Thunderbolt: How devices affect each other on a daisy chain

By James Galbraith, Macworld |  Storage, Apple, Thunderbolt

The Macworld Lab has a small collection of Thunderbolt peripherals, and we thought we should put them to work to answer questions we had about connectivity and how devices affect performance.

After testing dozens of scenarios, we found that—for the most part—the two available bi-directional 10Gbps channels in the MacBook Pro (Late 2011) were more than able to keep up with the demand of multiple storage devices on a Thunderbolt daisy chain. However, if you add multiple displays to that chain, the throughput of some drives can be severely limited.

(For your reference: The iMac (Mid 2011) uses the same Light Ridge Thunderbolt controller as the MacBook Pro, but the iMac has two Thunderbolt ports and offers up to four bi-directional, 10Gbps channels. The MacBook Air (Mid 2011) uses an Eagle Peak Thunderbolt controller that allows for two bi-directional 10Gbps channels.)

Drives in a daisy chain

The Thunderbolt drives involved in our testing were the Promise Pegasus R6 RAID array, the LaCie Little Big Disk Thunderbolt Series SSD, and the LaCie Little Big Disk Thunderbolt Series 2TB hard drive.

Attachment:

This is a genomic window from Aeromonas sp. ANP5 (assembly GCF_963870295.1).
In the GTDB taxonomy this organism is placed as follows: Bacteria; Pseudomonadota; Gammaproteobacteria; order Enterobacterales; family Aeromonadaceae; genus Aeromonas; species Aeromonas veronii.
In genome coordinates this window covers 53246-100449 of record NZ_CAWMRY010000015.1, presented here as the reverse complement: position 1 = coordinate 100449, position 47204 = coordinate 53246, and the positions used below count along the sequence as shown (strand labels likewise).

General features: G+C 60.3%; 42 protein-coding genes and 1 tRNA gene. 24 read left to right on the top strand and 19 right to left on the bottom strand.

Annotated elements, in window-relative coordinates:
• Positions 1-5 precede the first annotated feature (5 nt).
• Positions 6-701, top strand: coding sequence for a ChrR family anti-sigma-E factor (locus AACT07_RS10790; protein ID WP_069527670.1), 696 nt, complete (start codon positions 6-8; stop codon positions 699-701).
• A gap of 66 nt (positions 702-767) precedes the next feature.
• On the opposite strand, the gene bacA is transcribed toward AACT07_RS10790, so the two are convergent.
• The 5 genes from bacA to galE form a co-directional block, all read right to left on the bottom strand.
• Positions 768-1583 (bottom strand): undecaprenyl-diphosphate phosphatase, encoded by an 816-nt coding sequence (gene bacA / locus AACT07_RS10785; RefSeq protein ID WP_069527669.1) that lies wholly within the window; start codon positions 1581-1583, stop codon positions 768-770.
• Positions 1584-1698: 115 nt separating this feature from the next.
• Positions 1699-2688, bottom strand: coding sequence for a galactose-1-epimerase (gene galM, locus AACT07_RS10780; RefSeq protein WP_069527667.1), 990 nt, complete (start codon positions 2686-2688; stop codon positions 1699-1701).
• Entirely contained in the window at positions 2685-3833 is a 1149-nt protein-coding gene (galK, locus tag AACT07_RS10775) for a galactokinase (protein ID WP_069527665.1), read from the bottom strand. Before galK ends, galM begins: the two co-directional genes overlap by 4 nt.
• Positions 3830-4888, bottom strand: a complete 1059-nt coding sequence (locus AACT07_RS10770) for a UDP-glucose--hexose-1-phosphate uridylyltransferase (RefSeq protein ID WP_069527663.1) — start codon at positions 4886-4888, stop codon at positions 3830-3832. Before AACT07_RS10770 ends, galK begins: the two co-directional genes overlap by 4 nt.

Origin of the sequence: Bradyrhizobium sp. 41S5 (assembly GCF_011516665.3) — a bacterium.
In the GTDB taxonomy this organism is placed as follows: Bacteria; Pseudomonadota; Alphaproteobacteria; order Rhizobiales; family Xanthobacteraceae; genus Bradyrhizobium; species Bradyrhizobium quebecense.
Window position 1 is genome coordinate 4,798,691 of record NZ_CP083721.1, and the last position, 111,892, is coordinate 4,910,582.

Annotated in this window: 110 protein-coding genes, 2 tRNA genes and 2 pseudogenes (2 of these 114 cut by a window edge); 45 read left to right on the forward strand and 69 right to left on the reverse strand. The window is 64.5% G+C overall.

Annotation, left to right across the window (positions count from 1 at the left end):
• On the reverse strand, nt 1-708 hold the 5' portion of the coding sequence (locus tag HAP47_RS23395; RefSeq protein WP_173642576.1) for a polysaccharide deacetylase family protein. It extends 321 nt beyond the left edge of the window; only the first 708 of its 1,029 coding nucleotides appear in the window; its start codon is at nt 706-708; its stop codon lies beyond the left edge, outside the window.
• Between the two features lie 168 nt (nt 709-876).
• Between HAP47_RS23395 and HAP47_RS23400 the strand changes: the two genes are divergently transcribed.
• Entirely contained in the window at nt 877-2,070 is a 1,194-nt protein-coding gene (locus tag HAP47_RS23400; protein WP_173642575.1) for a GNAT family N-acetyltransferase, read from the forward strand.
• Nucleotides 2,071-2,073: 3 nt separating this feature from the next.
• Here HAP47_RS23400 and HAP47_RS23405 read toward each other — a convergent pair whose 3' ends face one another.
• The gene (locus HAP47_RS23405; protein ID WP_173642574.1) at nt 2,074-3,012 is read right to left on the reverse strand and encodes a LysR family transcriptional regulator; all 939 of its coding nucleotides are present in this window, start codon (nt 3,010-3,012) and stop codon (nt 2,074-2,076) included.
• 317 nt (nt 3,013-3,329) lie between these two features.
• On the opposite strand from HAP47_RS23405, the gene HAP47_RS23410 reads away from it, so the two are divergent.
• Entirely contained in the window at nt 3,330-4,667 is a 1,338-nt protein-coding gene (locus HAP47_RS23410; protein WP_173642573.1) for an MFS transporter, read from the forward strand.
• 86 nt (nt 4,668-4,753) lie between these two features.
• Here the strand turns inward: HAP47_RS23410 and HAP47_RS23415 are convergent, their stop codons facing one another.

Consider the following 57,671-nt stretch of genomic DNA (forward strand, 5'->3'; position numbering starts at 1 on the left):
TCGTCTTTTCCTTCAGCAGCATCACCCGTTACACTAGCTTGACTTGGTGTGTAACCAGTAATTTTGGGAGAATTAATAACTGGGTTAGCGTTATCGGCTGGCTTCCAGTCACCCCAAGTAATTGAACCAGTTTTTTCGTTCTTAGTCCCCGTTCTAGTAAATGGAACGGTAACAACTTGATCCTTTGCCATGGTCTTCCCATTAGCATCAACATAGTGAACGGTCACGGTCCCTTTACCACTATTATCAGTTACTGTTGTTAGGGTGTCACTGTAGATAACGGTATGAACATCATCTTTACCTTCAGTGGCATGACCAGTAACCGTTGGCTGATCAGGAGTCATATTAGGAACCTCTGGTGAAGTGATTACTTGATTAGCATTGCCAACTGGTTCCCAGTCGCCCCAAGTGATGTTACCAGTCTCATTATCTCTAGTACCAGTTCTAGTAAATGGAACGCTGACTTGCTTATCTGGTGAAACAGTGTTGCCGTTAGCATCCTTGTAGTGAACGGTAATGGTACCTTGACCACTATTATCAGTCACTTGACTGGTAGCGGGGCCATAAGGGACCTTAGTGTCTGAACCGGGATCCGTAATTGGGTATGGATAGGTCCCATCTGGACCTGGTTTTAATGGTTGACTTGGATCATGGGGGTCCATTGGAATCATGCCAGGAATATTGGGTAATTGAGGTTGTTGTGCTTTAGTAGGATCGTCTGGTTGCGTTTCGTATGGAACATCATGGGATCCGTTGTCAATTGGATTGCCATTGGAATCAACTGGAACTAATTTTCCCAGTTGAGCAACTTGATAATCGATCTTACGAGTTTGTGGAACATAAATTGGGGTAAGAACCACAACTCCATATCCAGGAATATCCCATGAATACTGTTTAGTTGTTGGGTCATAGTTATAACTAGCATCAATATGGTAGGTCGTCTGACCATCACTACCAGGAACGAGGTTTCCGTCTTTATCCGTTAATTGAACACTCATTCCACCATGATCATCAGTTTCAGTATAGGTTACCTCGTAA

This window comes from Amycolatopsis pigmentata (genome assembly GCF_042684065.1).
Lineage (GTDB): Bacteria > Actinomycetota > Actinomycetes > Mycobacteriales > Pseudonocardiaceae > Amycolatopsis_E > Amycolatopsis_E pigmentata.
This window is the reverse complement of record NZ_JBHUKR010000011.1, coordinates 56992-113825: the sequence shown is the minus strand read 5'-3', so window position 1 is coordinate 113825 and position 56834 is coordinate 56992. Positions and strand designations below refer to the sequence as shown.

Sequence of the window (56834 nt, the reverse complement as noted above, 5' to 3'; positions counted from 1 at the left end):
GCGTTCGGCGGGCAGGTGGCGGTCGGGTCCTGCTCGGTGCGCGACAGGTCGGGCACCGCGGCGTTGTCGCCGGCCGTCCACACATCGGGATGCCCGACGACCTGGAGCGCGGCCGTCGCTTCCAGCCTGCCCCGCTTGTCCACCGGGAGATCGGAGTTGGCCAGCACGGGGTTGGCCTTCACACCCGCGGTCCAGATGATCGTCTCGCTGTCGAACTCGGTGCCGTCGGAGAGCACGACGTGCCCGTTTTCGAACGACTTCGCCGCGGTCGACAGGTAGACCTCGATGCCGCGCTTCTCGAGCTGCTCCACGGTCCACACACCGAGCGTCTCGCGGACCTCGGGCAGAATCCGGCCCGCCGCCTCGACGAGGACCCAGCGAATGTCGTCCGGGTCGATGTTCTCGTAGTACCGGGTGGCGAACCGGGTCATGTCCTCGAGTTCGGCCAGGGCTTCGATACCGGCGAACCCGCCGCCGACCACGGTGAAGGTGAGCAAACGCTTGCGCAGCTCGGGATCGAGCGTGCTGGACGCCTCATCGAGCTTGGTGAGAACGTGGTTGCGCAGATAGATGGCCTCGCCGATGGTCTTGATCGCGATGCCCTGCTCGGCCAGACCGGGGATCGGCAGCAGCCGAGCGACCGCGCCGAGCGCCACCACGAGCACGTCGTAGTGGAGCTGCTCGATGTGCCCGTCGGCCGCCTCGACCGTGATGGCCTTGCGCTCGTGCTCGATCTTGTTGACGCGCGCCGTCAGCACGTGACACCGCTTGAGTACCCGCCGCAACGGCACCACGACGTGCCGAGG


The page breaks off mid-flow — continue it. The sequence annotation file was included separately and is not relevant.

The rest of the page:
To get a set of baseline speeds to gauge performance, we attached one drive at a time, with no other devices, to a 17-inch 2.4GHz Core i7 MacBook Pro. We ran the AJA System Test several times—specifically, the 2GB, 1920-by-1080, 10-bit RGB test—and calculated average performance speeds. The Pegasus R6 was the fastest device we tested, with a write speed of 538.1MBps and a read speed of 519.3MBps. The LaCie SSD posted a write speed of 253.0MBps and a read speed of 480.5MBps. The LaCie hard drive clocked in with a write speed of 184.7MBps and a read speed of 203.1MBps.

Originally published on Macworld |  Click here to read the original story.
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